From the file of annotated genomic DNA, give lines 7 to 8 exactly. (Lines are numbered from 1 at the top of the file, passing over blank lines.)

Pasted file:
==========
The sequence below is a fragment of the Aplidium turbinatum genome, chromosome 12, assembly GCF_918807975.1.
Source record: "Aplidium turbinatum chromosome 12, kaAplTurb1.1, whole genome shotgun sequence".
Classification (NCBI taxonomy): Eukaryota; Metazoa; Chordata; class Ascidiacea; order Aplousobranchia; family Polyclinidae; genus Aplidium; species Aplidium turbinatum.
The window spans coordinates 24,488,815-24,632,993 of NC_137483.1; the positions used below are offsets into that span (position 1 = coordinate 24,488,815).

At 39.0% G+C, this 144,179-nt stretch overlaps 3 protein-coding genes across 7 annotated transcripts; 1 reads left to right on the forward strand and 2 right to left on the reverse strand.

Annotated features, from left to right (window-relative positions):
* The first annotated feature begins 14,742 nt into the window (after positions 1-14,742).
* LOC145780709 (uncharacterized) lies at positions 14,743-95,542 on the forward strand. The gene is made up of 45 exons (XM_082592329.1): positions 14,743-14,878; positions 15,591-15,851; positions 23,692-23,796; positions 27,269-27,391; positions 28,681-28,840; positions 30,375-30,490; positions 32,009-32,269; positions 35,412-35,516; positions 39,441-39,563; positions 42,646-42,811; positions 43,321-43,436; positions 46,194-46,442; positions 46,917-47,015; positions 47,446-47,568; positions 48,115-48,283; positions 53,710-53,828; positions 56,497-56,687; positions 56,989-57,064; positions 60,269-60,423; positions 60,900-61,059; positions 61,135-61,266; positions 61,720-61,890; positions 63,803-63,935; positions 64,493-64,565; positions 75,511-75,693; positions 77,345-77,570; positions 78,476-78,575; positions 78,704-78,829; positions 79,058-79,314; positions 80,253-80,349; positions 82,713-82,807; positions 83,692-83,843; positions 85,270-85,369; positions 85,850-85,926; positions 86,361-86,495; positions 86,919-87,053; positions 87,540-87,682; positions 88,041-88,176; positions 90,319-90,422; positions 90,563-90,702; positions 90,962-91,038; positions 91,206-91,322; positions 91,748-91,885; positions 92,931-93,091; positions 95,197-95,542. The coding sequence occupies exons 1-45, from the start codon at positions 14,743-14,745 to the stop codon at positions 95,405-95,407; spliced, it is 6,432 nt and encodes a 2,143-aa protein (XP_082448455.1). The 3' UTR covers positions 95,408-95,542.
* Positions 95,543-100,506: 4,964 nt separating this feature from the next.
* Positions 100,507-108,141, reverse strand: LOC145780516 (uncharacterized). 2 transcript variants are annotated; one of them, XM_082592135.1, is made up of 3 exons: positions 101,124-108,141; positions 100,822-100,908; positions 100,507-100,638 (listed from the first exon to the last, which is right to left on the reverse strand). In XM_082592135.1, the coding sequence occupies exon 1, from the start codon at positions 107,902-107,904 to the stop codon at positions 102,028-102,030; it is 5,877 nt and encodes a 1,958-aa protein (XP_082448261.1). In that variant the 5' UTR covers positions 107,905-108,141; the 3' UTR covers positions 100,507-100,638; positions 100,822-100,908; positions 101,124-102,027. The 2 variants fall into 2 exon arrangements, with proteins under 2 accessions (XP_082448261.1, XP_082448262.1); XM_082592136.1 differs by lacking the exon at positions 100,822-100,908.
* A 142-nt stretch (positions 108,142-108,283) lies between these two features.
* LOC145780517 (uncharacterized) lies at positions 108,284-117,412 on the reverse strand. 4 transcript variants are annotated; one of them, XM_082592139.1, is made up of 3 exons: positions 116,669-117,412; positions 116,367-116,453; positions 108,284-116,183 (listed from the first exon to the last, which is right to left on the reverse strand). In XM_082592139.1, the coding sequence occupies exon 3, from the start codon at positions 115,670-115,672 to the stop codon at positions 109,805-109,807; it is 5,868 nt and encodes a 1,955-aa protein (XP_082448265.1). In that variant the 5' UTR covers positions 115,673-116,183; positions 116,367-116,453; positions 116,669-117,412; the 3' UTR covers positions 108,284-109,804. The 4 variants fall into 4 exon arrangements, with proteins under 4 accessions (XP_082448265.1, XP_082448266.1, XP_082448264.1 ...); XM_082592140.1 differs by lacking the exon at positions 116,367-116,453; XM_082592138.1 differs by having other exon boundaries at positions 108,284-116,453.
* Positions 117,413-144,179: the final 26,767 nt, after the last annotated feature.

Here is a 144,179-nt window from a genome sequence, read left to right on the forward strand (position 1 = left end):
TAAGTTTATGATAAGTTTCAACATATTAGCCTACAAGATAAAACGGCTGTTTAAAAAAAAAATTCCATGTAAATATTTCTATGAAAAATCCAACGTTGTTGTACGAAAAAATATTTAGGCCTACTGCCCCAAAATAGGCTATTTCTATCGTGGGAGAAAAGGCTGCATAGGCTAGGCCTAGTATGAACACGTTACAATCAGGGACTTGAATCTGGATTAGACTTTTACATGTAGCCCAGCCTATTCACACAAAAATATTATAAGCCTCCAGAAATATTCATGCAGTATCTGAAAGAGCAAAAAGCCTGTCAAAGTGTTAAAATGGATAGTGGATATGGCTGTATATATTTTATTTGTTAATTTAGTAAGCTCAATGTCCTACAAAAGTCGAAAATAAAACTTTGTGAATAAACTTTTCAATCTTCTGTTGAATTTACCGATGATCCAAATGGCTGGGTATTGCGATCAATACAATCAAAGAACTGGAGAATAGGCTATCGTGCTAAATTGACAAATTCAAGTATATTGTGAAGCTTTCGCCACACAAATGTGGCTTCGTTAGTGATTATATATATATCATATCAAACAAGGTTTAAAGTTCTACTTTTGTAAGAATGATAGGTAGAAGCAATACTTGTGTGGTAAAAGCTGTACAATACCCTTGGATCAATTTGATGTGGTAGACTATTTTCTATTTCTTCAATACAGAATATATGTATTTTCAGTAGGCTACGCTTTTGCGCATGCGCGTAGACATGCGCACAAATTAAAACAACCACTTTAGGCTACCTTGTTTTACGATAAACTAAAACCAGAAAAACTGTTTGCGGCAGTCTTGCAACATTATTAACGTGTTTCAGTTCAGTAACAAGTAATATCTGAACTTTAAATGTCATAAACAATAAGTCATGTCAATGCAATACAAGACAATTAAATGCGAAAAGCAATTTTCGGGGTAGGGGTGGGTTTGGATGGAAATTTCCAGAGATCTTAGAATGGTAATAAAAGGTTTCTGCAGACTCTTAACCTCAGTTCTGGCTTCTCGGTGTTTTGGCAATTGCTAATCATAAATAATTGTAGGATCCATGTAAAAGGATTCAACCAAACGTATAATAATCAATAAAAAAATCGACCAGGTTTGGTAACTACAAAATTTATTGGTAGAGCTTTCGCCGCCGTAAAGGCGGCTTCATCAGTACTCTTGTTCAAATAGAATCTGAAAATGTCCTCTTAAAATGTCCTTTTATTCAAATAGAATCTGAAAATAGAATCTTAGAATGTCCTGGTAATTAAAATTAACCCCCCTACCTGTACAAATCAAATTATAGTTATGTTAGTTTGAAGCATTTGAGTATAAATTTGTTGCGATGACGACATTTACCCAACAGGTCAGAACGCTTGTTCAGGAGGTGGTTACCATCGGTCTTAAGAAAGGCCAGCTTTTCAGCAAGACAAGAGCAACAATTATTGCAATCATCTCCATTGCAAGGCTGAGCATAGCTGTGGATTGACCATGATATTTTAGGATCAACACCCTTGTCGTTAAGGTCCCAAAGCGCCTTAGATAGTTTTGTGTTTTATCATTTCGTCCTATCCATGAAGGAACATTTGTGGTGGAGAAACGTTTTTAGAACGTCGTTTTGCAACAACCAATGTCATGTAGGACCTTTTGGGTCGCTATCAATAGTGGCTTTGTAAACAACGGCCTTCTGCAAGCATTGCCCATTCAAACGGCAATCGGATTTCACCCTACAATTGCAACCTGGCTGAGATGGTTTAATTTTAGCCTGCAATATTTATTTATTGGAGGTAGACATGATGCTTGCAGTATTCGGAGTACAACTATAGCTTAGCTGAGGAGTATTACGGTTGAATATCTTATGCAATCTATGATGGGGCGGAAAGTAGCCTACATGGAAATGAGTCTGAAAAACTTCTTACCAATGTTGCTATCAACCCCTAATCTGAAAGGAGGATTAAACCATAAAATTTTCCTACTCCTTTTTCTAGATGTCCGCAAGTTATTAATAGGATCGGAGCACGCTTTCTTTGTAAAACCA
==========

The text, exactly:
* The first annotated feature begins 14,742 nt into the window (after positions 1-14,742).
* LOC145780709 (uncharacterized) lies at positions 14,743-95,542 on the forward strand. The gene is made up of 45 exons (XM_082592329.1): positions 14,743-14,878; positions 15,591-15,851; positions 23,692-23,796; positions 27,269-27,391; positions 28,681-28,840; positions 30,375-30,490; positions 32,009-32,269; positions 35,412-35,516; positions 39,441-39,563; positions 42,646-42,811; positions 43,321-43,436; positions 46,194-46,442; positions 46,917-47,015; positions 47,446-47,568; positions 48,115-48,283; positions 53,710-53,828; positions 56,497-56,687; positions 56,989-57,064; positions 60,269-60,423; positions 60,900-61,059; positions 61,135-61,266; positions 61,720-61,890; positions 63,803-63,935; positions 64,493-64,565; positions 75,511-75,693; positions 77,345-77,570; positions 78,476-78,575; positions 78,704-78,829; positions 79,058-79,314; positions 80,253-80,349; positions 82,713-82,807; positions 83,692-83,843; positions 85,270-85,369; positions 85,850-85,926; positions 86,361-86,495; positions 86,919-87,053; positions 87,540-87,682; positions 88,041-88,176; positions 90,319-90,422; positions 90,563-90,702; positions 90,962-91,038; positions 91,206-91,322; positions 91,748-91,885; positions 92,931-93,091; positions 95,197-95,542. The coding sequence occupies exons 1-45, from the start codon at positions 14,743-14,745 to the stop codon at positions 95,405-95,407; spliced, it is 6,432 nt and encodes a 2,143-aa protein (XP_082448455.1). The 3' UTR covers positions 95,408-95,542.